Limetree Bay Terminals Pushing Storage Towards Full Storage Capacity And LPG Capability On St. Croix
Limetree Bay CEO Darius Sweet
CHRISTIANSTED — Limetree Bay Terminals (LBT) will have 20 million barrels of oil stored on St. Croix at its South Shore facility by the end of the year.
And Limetree Bay hopes to tap on-site facilities to participate in liquid petroleum gas (LPG) movements, LBT chief executive officer Darius Sweet said.
The facility at the grounds of the former HOVENSA refinery here took its first Sinopec crude cargo in early September, Sweet said.
The Chinese state-owned firm leased 10 million barrels of the initial 13 million barrels of storage area immediately available at the facility when Freepoint and ArcLight Capital took ownership of the facility in January of this year.
Limetree was working to expand that storage to more than 20 million barrels by the end of the year, although Sweet declined to set a target.
The pace of expansion would not necessarily be set by commercial contracts, he said.
About 12 million barrels of the 32 million-barrel total storage was in place when the refinery was operating and committed to crude.
Tankage would include clean products for the island’s fuel rack and adding heated storage for asphalt, heavy crude and other bitumen which can be used for paving local roads.
Limetree Bay must make at least 100,000 barrels of storage available to the Department of Public Works under the terms of the contract negotiated by Gov. Kenneth Mapp.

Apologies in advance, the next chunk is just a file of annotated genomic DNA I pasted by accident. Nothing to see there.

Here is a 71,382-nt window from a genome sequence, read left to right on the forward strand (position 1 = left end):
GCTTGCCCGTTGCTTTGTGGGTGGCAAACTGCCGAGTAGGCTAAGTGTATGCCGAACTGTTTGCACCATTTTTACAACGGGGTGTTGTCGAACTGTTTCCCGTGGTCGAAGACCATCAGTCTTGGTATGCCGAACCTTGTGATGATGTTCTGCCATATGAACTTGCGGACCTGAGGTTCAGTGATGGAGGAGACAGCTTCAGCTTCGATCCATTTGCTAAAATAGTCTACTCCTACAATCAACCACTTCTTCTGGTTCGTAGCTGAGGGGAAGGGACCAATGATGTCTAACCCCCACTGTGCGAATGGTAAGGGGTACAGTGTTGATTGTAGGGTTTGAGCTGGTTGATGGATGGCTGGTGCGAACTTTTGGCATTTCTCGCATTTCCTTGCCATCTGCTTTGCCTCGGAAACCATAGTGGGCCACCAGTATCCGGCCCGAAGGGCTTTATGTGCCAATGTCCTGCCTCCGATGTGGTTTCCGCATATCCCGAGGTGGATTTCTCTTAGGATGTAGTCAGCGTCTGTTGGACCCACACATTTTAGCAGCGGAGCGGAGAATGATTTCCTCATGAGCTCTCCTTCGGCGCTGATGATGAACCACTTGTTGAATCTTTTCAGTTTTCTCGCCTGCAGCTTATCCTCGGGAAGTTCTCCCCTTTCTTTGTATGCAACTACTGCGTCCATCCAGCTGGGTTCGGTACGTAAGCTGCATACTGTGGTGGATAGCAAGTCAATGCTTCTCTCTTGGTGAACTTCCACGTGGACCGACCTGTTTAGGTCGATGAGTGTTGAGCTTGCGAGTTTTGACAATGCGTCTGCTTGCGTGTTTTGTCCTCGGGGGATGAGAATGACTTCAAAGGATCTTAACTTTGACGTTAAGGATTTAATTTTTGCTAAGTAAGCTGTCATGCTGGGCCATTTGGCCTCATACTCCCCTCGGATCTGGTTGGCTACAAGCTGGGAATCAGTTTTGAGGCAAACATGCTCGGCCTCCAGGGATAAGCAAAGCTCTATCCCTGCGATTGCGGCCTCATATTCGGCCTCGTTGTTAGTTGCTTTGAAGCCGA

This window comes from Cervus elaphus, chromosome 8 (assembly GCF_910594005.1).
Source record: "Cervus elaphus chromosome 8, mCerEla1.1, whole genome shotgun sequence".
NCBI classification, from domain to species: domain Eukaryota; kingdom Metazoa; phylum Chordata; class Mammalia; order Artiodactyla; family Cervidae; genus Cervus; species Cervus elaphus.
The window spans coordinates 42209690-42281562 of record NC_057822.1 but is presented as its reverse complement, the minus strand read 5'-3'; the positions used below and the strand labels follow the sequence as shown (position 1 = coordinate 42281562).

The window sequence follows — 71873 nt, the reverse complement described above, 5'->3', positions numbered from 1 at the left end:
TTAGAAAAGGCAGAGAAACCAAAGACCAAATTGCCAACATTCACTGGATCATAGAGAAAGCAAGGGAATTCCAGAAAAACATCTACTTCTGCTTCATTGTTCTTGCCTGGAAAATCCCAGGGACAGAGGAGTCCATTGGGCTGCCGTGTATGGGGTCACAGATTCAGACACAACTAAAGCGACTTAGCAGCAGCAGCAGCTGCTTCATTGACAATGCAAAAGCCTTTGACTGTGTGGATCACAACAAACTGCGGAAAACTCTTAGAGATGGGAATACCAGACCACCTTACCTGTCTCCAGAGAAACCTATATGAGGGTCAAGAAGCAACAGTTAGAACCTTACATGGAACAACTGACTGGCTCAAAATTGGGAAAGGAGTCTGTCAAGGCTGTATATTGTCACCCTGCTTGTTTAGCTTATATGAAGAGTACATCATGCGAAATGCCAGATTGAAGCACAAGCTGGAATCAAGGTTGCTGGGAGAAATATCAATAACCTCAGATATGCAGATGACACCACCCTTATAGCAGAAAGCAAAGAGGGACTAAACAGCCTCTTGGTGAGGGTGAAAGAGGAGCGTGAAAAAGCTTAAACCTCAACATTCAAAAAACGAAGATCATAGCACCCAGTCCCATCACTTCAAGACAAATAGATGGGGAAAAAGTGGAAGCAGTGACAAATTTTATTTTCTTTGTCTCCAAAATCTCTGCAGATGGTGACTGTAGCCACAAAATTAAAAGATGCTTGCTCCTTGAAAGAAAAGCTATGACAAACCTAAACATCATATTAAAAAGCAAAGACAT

Limetree continued to study potential upgrades to its dock design, Sweet said. The focus was on VLCC vessels for a single point mooring system, though the depth of water available could allow larger ULCCs, Sweet said.
Other, much older equipment remained under review as well. The site once operated as the Hovensa refinery, a partnership of Hess and Venezuelan national oil firm PDVSA.
The refinery closed in 2012 as cheap natural gas and rising volumes of bottle necked U.S. crude production left the facility at a steep competitive disadvantage to nearby U.S. Gulf coast refiners.
Equipment still on site could expand the terminal’s services into LPG, Sweet said. The facility already uses propane and distillate for power generation.
Under the terms of its contract with the Virgin Islands government, Limetree must study restarting some or all of the 500,000 barrels per day refinery during the first 18 months of the terminal’s operation.
The spread between US and global crudes has narrowed since the refinery closed in 2012 as logistical improvements and an end to the ban on US crude exports erased many of the constraints that created deep discounts for US refiners.
But energy costs remain a challenge for the facility. Sweet declined to comment on any specific conditions the company would look for to encourage restarting any refining equipment.
“Clearly there needs to be a market demand for whatever configuration we would look at,” Sweet said.